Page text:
The Beeb and the BFI should be applauded for The Reel History of Britain that’s just started airing at teatime on BBC2. Here, to quote the BBC, we are shown ‘the fascinating stories of life in Britain from 1900 to 1970 through the archive collections of the British Film Institute and other National and Regional Film Archives’.
20 episodes is an exciting prospect, with an accompanying BFI website offering a triumph of cross-institution 360 degree commissioning. Melvyn Bragg tootles round the country in an refurbished Ministry of Technology mobile cinema to talk to those featured in the treasures of the BFI’s non-fiction archive, their memories made real on the bus’s – and our TV’s – screen. In doing so the programme seeks to build a picture of Britain through archive and oral history. This is a fabulous aim, though, like The Guardian‘s Sam Wollaston I wish there was a little more archive and a little less chat.
My real problem, though, is with the fact that a programme and a project that trumpets the value of the archive and preservation is hacking up archive footage shot in 4:3 to fit television’s contemporary widescreen frame. I’d noticed this happen recently on BBC4 – of all places, seeing as its the shop window of our cultural heritage – in its short season on documentary. Here, Britain Through a Lens, telling the story of the British Documentary Movement presented clips from 1935’s Housing Problems and many others which were pan and scanned (or, perhaps tilt and scanned) from their original ratio to create a widescreen image.
In doing so reconfiguring the aesthetic meanings created within the original frame – the woman in the space, the housing which she is describing – and re-presenting a 1930s image as a 2010s image. Not ideal in a programme discussing the importance of the documents produced by these filmmakers.
Similarly The Reel History of Britain shows us, in its opening moments, viewers watching the archive footage in the cinema, the archive image in 4:3…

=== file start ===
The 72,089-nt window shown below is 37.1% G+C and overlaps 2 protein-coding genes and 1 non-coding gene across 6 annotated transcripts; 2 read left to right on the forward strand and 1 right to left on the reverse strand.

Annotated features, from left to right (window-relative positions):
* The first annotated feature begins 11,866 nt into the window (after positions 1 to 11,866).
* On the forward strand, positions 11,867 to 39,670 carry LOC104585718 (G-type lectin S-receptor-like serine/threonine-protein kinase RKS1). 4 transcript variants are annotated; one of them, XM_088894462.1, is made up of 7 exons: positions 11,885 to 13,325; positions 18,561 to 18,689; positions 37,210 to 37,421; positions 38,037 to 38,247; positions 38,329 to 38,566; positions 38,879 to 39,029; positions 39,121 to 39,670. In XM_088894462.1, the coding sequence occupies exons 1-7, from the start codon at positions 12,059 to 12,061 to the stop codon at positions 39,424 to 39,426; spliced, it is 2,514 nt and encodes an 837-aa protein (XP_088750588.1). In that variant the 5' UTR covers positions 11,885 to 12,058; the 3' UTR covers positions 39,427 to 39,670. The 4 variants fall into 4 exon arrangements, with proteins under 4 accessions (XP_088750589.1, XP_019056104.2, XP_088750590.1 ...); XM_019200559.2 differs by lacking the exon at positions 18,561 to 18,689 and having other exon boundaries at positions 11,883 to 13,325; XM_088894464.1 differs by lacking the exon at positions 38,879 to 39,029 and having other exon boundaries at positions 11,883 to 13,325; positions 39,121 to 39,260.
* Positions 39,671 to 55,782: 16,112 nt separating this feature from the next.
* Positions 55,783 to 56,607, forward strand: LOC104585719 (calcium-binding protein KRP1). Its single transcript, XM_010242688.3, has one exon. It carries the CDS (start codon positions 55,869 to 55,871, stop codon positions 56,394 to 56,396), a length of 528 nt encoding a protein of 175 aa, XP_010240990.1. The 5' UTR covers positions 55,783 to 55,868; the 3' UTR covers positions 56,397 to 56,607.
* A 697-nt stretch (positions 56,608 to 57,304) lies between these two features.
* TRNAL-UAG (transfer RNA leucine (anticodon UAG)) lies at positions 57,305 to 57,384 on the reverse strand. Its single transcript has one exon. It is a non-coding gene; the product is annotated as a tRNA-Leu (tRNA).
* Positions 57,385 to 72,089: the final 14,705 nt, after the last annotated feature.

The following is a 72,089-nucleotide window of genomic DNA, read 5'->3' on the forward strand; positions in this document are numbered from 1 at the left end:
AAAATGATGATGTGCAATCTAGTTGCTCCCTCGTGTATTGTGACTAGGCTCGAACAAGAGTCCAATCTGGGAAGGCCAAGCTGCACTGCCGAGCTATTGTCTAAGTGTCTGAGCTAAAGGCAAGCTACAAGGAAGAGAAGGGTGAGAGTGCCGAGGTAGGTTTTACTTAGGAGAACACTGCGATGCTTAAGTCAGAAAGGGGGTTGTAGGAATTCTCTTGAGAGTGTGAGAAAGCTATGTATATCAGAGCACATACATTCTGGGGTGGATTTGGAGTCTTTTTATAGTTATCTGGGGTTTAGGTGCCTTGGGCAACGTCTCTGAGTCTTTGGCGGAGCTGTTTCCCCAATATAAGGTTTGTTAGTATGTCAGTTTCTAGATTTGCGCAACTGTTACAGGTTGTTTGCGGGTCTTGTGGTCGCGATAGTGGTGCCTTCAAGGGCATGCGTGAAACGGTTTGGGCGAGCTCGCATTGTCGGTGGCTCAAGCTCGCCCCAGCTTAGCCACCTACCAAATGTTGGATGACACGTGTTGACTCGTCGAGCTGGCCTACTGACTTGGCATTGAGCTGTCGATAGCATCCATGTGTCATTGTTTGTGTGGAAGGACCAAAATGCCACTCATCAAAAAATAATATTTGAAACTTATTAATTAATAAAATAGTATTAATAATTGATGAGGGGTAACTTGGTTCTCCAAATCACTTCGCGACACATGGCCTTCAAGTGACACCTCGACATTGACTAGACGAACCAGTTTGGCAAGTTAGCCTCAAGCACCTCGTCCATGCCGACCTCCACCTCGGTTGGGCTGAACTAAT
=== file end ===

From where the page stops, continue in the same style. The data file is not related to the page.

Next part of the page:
Then cutting into the archive image, which is now reframed into widescreen, removing detail from what is being presented as a historical document;
A moment from We Are The Lambeth Boys (i’m very interested to see if they catch up with participants of one of my favourite documentaries – seek it out people!) has surrounding detail clipped. Its participant reframed and removed from her more mundane framing to something more balanced and aesthetically appealing to the modern eye. Shifting the focus onto the individual rather than her actions and environment;
Those black bars in the original image are the tip off for what I assume is a directorial or higher-up editorial choice. On our flash flat widescreen telly screens, the boxy image of a film or programme shot in 4:3 is marooned in black space. It is aesthetically unappealing for an audience now hardwired to the widescreen image. Perhaps it was thought that shifting backwards and forwards between the 4:3 archive and the widescreen present-day interviews may seem strange to a tea time BBC2 audience (god knows what the justification is for doing it in a BBC4 documentary though). Or perhaps the black bars were felt unsightly.
But this is archive, it is our cultural history. This movement between ratios shows the shift and relationship between the past and the present, the historical image and the interviewee remembering. It is also a cultural artifact, you didn’t see BBC2’s The Impressionists pan and scan a Monet. OK, there may be rostrum movement across a still image, but the paintings themselves are eventually shown in full. I hate to Beeb bash (particularly at a time when the press’s national sport is threatening its very future) and this isn’t Ted Turner colourising the MGM archive, but its a significant issue.
I am worried that three (as another BBC4 documentary on direct cinema and cinema verite did the same) makes a trend and this is how archive will be increasingly presented on our TV screens. It mis-represents our cultural heritage and certainly makes these great new documentaries all but useless as an academic teaching tool. However, after the Britain Through the Lens debacle I was relieved to find that BBC4’s new series The Story of British Pathe keeps its archive images intact. Fingers crossed it was just a blip;
Anyways. As the BFI’s website that accompanies the project is so beautifully and informatively presented, and it’s archive footage is offered complete and un-interfered with, with bountiful examples of footage only offered in fragmented moments on BBC2, this is perhaps a project that is best experienced in its multi-platform form rather than from the comfort of our sofas.